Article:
by YOUNG KWAK & r & & r & & lt;span class= & quot;dropcap & quot; & "I & lt;/span & walked by it all the time and got tired of seeing it." Shane Maggart, a 21-year-old urban planning major at EWU, decided that the graffiti in his downtown Spokane neighborhood needed to be removed.
Maggart, a Spokane native, has lived downtown since October. When the weather finally warmed up this spring, he got into action.
Using white and gray primer, Maggart painted over graffiti on one side of the train bridge overpass on Madison Street between First and Second avenues. He plans on covering up the graffiti on the other side soon and even sweeping up the litter on the sidewalks along the underpass.
"It's my neighborhood and I have to take care of it," he says. He doesn't want visitors seeing the unattractive side of where he lives.
So far, he has received positive response from some of the people in the area while painting over graffiti. Some kids who were just hanging out in the neighborhood told Maggart that they appreciated how somebody was taking care of the graffiti -- and asked him to remove some spray-painted racist epithets.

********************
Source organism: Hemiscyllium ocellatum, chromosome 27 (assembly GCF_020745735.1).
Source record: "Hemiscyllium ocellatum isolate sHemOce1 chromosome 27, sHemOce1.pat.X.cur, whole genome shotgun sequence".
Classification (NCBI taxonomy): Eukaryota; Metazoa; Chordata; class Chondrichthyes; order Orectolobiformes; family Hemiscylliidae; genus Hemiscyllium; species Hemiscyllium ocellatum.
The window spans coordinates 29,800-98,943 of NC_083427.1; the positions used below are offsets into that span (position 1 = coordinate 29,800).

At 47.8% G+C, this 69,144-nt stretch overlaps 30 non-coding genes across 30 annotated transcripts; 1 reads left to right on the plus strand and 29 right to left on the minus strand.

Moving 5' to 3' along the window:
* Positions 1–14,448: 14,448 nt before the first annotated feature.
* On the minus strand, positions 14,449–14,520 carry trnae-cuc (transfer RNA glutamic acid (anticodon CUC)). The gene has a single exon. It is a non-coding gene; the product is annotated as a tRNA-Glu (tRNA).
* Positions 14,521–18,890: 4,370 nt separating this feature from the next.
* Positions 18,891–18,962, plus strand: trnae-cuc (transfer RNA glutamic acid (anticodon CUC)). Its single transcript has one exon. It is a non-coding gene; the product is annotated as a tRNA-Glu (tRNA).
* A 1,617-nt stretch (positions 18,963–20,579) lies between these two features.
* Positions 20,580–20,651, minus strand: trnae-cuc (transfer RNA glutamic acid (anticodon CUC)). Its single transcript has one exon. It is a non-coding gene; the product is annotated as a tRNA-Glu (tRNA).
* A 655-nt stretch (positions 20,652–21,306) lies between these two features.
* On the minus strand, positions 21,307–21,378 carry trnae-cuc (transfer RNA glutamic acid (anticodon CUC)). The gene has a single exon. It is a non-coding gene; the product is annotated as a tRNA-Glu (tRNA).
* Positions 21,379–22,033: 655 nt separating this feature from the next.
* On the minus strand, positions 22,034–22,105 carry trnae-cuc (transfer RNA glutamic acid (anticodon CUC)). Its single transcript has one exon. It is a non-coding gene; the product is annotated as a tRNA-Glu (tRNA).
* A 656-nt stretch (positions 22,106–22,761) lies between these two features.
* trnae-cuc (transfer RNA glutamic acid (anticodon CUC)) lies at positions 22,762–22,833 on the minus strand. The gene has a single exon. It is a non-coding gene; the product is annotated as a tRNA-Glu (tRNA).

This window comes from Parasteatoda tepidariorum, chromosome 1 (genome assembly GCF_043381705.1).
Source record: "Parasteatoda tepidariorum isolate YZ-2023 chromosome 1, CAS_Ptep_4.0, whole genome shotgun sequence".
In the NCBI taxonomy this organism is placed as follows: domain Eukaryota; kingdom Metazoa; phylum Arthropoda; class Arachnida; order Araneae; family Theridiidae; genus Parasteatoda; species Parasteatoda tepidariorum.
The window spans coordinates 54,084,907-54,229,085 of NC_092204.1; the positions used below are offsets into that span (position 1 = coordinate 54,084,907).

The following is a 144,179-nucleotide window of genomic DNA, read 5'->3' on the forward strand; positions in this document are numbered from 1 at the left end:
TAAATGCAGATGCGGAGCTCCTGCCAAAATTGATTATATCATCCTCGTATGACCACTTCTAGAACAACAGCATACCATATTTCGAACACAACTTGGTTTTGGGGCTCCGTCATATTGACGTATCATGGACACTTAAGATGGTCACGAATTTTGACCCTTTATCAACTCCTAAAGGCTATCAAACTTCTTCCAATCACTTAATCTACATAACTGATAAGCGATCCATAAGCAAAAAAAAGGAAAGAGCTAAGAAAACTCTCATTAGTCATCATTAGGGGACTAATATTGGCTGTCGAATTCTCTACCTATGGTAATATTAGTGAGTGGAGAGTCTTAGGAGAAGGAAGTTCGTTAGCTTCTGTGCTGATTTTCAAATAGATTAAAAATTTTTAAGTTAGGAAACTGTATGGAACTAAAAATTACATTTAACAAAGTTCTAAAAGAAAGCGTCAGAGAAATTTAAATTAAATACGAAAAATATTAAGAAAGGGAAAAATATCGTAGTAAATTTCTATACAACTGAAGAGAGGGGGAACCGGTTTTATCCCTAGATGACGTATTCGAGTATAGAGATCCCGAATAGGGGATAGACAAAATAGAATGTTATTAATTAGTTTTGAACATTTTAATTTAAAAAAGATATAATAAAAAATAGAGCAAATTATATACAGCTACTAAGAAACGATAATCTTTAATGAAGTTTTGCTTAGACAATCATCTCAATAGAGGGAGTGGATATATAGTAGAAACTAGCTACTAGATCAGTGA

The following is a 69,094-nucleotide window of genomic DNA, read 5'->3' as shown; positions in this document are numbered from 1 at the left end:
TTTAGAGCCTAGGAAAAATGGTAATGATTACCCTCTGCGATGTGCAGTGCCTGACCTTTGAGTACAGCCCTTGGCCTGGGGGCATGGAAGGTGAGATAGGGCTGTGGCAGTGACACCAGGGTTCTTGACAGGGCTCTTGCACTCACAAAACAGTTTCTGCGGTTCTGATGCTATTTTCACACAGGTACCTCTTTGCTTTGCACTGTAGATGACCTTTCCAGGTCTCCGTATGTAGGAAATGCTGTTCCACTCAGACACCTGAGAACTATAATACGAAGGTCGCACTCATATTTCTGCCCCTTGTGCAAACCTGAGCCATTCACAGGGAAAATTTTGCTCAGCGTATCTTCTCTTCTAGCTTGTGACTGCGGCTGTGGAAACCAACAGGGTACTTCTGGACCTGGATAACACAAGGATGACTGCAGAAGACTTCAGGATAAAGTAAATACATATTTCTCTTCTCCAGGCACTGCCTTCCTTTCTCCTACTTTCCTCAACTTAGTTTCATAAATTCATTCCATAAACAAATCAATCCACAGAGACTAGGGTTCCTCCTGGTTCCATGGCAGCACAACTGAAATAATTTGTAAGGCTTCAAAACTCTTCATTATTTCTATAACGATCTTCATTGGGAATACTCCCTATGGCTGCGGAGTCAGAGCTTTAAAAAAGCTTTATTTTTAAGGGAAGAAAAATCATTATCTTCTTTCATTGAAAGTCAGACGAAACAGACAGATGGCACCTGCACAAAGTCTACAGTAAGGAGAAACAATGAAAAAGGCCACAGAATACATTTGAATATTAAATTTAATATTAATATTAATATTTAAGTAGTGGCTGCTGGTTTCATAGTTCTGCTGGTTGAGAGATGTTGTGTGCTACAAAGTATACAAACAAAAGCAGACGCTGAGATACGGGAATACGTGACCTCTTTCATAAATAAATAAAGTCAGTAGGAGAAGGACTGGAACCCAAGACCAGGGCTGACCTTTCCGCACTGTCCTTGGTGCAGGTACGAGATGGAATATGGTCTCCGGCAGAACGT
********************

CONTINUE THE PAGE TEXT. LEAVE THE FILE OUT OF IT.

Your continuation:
Just a few days after Maggart began the work on the Madison underpass, of course, graffiti sprouted up elsewhere. But Maggart plans on continuing to live downtown, even after graduation. And he plans to continue cleaning up the graffiti and litter in his neighborhood.
A graduate of Gonzaga Prep and formerly a resident of the northwest part of Spokane, Maggart applauds Spokane's downtown revitalization effort over the past decade or so. He just wants to do his part.
"Image is a big part of this," he says. "If I can clean it up and make it more appealing and make people want to come down [downtown], that's what I want to do."
While Maggart started college at Gonzaga as a civil engineering major, he always knew that he wanted to study urban planning -- partly because he had witnessed Spokane's downtown revitalization and partly because of his commitment to community development. Specifically, he wants to be involved in multi-use development downtown, with residential units upstairs and storefronts on the first floor.
He wants "to use urban planning to put Spokane on the map even more" while retaining the city's small-town feel. In addition, he values the availability of low-income housing and would like to develop downtown Spokane in a way that would be inclusive for lower-income residents.
In recent years, he has seen government and businesses improving downtown, and he regards that as validation and inspiration for the cleanup he's doing in his own neighborhood.